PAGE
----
Forgiving even when it hurts


In a world of opinions, strong personalities and relationships gone bad, it would be easy to hold resentments, and to reside in the swirl of who is right and who is wrong.

What does it mean to forgive?

Forgiveness can mean a variety things to many people. For some, forgiveness holds deeply spiritual roots, and perhaps implies a divine sense of the word that completely erases past errors. Therefore, forgiving someone who has hurt us deeply may seem impossible, or even wrong – – particularly if the person hasn’t apologized or changed. Some might wonder how to go forward to pardon an error when the other person hasn’t repented.

For some, substituting another phrase such as “letting go,” in place of “forgiveness” more accurately expresses the idea. The intent has less to do with the person who has wronged us, and is more focused on dropping unhealthy responses that can hold us back. Take it from me, whatever your feelings on forgiveness, it is healthier than living in anger and resentment.

For many, the saying, “forgive and forget,” comes to mind, but forgiveness doesn’t always require forgetting.

If we’re lied to, stolen from, treated with indifference, subjected to angry outbursts, maligned or in some other way hurt–forgetting the past and letting our guard down completely is probably not the wisest course. That sort of forgiveness may come across as an invitation: “I’m a rug. Wipe your feet on me!”

Forgetting bad behavior can make us vulnerable to repeated attacks. If a dog bites us, we’ll be wary of that dog in the future. That doesn’t mean the dog will definitely bite us again, but expecting that it won’t isn’t logical.

Forgiveness also doesn’t erase the consequences of bad behavior. A crime victim may “forgive” their assailant, but that doesn’t mean the jail sentence is automatically lessened – – even if the perpetrator admits wrongdoing and promises to change.

A gambling addict may stop going to the casino, but the havoc wreaked on finances doesn’t disappear with changing the pattern. If a person borrows money and never pays it back, their reputation suffers.

It’s similar for us and those who spitefully hurt us. Once relationships are damaged, even if it is a family member who eventually wants to reconcile, our forgiveness doesn’t instantly restore trust we once shared. Our forgiveness of past behavior does not require we forget and act as if nothing ever happened.

Counselors will tell you that the term “forgiveness” is defined as ceasing to feel angry or resentful. This meaning focuses on letting go of emotions that can cause distress. It’s the definition intended in most discussions on forgiveness today.

Letting go of deeply embedded emotions and resolving unhealthy resentment that can contribute to anger and guilt can be beneficial. That’s why the concept of forgiveness, regardless of the wrongdoer’s presence or attitude, has become so popular. Forgiveness, for your own benefit, is therapeutic.

In fact, forgiveness is necessary in letting go of anger. While anger can be a natural response to the experience of a friend of family member’s rejection, and anger can be healthy and help you move beyond sadness, if the anger is troubling to you or becomes overwhelming, forgiveness can help.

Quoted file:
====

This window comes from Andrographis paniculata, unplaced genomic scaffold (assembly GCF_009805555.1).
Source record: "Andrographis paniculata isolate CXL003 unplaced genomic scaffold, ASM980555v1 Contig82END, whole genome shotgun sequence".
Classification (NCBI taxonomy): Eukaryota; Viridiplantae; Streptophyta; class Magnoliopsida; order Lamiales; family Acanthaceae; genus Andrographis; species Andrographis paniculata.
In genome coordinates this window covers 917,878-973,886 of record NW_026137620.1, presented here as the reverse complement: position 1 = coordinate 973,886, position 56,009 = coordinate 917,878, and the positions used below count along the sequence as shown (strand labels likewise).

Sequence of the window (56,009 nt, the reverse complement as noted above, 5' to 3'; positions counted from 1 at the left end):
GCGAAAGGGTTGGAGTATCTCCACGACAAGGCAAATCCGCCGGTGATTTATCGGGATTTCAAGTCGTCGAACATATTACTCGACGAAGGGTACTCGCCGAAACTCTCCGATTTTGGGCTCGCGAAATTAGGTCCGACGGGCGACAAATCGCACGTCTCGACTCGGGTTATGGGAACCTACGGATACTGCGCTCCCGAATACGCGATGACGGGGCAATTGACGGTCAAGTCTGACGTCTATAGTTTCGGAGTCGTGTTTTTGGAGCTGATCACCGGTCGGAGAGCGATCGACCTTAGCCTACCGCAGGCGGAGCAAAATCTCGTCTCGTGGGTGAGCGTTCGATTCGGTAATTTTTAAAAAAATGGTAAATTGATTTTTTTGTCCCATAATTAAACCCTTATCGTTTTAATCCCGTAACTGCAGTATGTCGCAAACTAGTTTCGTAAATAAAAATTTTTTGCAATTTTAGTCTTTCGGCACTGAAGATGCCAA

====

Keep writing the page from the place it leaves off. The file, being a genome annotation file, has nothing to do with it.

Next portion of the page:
For many years, I have been miserable and angry about a major loss of a family member in my life–someone who was so very dear to me. It hit me out of the blue and I was frustrated, hurt, and consumed by thoughts of this person and our relationship. Then, at one point, I felt guilty for feeling so angry.

What I didn’t see then, was  that in refusing to forgive, I couldn’t quite let go enough to move forward in peace. By holding onto blame and anger, I gave this person power over my very emotions. And let me tell you, these emotions made me miserable and were all consuming.

Sometimes, the hurt is so great, that you may feel forgiveness is impossible, unjust, or are angry at the thought of it, don’t feel bad, I did too.  Perhaps later, you will feel differently–maybe you can find a way to let go.

While it seems impossible to live in the midst of forgiveness when shrapnel is flying about your life, it can be the only way to get on with your own life. You may hate what the person has done, and not be able to pardon their error, but you can still live in love. After all, “we are all sinners and fall short of the glory of God.” I have sinned my entire life and yet, Jesus still opens his arms wide and welcomes me back into the fold. If He forgives me for my transgressions, then I am also compelled to forgive. If we can get past the pain, we can find peace to go on in Him.

Get rid of all bitterness, rage and anger, brawling and slander, along with every form of malice. Be kind and compassionate to one another, forgiving each other, just as in Christ God forgave you.  Ephesians 4:31-32 NIV

Love is patient, love is kind. It does not envy, it does not boast, it is not proud. It does not dishonor others, it is not self-seeking, it is not easily angered, it keeps no record of wrongs. Love does not delight in evil but rejoices with the truth.
1 Corinthians 13:4 – 6 NIV

Leave a Reply

Fill in your details below or click an icon to log in: Logo

You are commenting using your account. Log Out /  Change )

Google photo

You are commenting using your Google account. Log Out /  Change )

Twitter picture

You are commenting using your Twitter account. Log Out /  Change )

Facebook photo

You are commenting using your Facebook account. Log Out /  Change )

Connecting to %s